The capsule is closed with absorbable sutures, the fat and skin closed in the standard fashion and the arm placed in a poly sling. The patient can be discharged after the immediate postoperative period and is instructed to avoid lifting and pendular exercise for six weeks. After this period the patient is reviewed in the clinic.
We have used this technique for both acute and chronic type III – V dislocations. Patient outcomes have been favorable. A full outcome analysis is ongoing.
Many techniques used to repair AC dislocations necessitate exposure and often instrumentation of the coracoid, such as, transfer of the coracoacromial ligament in a Weaver and Dunn based approach or to anchor some sort of coracoclavicular fixation such as a Bosworth screw or suture anchor. Open procedures involving the coracoid require a larger incision and greater soft tissue dissection than AC joint surgery alone. Such invasive procedures are becoming harder to justify with the increasing use of arthroscopic approaches. Even with the large exposure, the visualization of the coracoid, especially medially, can be limited. Hence, these approaches carry a greater risk of damage to nearby neurovascular structures. Thus, we present a technique for primary reconstruction of the AC joint, which avoids the exposure and risk of procedures involving the coracoid.
This reconstruction has been designed with mechanical principles in mind. The repair provides an upward force on the acromion, which tends to sag downward with the weight of the arm. A downward force is applied to the distal clavicle, which usually rises superiorly under the force of the trapezius muscle. Furthermore, the repair follows the engineering principle of a four bar-gate, known for its stability.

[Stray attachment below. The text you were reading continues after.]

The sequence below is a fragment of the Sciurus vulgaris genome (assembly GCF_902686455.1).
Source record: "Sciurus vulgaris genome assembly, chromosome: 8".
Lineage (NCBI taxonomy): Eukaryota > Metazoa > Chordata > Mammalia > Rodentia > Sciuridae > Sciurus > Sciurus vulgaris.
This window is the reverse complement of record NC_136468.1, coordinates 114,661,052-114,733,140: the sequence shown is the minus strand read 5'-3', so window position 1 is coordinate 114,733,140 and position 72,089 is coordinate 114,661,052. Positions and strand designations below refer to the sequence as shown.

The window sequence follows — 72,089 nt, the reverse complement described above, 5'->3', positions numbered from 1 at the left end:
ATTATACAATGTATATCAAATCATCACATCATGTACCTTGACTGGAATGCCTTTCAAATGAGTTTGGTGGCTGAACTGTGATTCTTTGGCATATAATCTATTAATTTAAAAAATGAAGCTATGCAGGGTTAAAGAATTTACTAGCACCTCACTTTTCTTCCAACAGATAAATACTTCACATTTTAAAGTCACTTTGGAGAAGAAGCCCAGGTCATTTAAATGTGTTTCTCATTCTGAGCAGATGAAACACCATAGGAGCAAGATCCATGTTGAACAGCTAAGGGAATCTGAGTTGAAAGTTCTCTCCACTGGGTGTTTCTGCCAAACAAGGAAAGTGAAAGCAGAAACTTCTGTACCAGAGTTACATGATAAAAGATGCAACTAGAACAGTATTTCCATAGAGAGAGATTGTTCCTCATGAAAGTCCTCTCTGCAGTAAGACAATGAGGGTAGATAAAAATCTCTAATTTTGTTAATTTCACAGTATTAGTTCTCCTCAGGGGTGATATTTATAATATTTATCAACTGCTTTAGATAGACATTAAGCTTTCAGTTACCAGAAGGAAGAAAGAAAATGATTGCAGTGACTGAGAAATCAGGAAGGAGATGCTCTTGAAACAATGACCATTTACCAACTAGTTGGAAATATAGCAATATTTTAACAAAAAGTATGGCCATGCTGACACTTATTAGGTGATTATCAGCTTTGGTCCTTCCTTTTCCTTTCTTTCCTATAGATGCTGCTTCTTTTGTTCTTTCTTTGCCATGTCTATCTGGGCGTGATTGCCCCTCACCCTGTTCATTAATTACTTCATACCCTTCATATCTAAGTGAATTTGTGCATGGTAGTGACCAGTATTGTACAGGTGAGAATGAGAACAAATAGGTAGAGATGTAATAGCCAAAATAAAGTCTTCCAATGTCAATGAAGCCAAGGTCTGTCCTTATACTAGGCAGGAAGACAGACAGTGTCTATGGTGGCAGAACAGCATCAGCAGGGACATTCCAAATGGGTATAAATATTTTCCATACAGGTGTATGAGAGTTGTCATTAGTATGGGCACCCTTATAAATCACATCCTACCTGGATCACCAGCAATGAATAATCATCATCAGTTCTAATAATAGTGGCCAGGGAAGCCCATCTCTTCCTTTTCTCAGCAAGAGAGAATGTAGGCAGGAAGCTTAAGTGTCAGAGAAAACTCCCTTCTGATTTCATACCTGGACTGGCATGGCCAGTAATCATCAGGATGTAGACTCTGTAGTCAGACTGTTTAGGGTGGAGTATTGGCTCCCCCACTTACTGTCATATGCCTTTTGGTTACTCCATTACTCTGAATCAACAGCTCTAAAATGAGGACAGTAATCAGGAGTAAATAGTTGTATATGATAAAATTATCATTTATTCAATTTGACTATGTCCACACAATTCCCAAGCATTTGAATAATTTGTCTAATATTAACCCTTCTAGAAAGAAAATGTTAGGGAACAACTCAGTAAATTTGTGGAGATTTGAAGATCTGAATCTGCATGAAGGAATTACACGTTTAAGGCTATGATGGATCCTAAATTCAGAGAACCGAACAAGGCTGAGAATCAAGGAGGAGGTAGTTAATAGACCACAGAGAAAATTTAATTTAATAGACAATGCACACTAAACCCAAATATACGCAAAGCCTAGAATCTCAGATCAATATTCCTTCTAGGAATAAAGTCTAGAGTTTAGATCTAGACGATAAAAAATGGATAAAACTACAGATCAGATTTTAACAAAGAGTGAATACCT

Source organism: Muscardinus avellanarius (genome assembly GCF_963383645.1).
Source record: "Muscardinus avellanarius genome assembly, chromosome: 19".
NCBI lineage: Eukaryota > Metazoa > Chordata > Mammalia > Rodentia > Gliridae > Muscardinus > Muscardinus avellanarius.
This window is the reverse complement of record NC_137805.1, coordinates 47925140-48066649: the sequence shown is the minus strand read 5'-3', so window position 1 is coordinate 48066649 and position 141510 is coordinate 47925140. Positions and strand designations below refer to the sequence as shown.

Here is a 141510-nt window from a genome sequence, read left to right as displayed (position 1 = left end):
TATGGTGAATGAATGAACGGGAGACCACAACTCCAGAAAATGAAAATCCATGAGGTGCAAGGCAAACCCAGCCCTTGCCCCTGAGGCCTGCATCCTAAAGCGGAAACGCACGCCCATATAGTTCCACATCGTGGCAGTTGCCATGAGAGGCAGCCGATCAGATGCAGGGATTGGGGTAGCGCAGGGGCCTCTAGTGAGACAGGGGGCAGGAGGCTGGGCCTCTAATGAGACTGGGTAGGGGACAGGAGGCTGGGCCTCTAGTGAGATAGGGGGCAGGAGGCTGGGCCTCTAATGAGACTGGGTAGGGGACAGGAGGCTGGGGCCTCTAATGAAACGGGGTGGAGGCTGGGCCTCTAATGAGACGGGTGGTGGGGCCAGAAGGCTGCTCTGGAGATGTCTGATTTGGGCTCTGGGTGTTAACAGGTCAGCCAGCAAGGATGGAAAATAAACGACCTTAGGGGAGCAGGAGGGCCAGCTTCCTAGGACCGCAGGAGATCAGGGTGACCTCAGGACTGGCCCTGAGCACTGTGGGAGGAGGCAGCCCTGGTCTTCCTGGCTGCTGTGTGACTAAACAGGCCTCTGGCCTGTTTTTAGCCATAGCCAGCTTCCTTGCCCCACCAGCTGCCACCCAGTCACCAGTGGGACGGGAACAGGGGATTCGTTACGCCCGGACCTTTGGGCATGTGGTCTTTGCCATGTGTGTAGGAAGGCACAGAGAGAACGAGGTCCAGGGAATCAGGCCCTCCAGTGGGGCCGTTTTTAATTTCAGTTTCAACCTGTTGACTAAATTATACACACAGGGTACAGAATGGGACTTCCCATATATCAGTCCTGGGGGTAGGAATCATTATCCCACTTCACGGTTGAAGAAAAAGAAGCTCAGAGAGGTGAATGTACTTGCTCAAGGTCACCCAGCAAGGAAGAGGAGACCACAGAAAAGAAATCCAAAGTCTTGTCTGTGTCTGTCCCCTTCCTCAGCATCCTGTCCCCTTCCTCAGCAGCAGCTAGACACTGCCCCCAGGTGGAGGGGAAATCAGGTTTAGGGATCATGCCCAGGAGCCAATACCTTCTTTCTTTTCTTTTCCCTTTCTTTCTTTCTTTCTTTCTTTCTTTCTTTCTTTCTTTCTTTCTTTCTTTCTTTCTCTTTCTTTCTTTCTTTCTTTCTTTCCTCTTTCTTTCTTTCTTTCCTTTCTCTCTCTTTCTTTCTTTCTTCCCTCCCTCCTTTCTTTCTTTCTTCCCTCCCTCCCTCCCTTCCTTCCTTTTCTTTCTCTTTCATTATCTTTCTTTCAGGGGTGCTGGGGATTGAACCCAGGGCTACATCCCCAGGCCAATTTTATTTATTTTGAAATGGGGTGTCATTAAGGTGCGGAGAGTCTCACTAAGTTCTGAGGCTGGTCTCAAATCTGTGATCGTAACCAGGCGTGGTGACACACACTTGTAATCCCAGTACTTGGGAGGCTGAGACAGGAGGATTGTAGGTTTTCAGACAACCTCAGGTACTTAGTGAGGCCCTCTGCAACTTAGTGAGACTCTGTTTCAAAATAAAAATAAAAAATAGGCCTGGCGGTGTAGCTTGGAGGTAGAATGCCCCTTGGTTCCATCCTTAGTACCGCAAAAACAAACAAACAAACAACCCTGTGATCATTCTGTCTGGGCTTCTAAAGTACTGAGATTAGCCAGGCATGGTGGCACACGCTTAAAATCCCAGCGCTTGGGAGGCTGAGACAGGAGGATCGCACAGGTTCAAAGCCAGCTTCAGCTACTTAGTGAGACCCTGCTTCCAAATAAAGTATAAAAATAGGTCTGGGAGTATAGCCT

Given that our technique does not repair coracoclavicular ligaments, it cannot be considered a true anatomic reconstruction. Our technique only reconstructs the AC ligaments, which have been shown to resist all movements of the AC joint at what can be considered physiological loading and displacement, as well as being the primary stabilizer in the anterior–posterior rotation of the clavicle on the scapula. Reconstructions involving high tensile sutures like Ultrabraid have been shown to behave similarly to native ligaments biomechanically. Given this, together with biological healing from the graft, we hope to create a biomechanically sound reconstruction. In not repairing the coracoclavicular ligaments, we acknowledge the loss of some stability, particularly during superior displacement of the clavicle and against compressive forces. However, we feel that the simplicity and safety gained by avoiding the coracoid outweighs this increased stability.
AC surgery has historically been found to have certain issues, which we aim to avoid. Techniques using metalwork across the AC joint such as hook plates or screws from clavicle to coracoid necessitate a second procedure to remove this metalwork, to avoid the dangers of metalwork migration away from the joint. This lengthens the overall hospital stay and theater time, increasing risk and costs. Fibers such as Ultrabraid do not seem to suffer from this migration and have been used successfully in AC joint reconstructions. AC surgery has also been found to suffer higher rates of post-traumatic arthritis. By avoiding penetrating the articular cartilage and using a small distal clavicle excision, we hope this will be limited. The excision will also provide a bleeding surface, aiding biological repair.
In summary, we have successfully used a novel technique for reconstruction of the dislocated AC joint. This technique of primary acromioclavicular fixation avoids the associated risks of coracoid exposure and instrumentation. The reconstruction relies upon biological repair and biomechanical principles to achieve a stable AC joint.
Emma Green for production of the line drawings.
Source of Support: Nil
Conflict of Interest: None declared.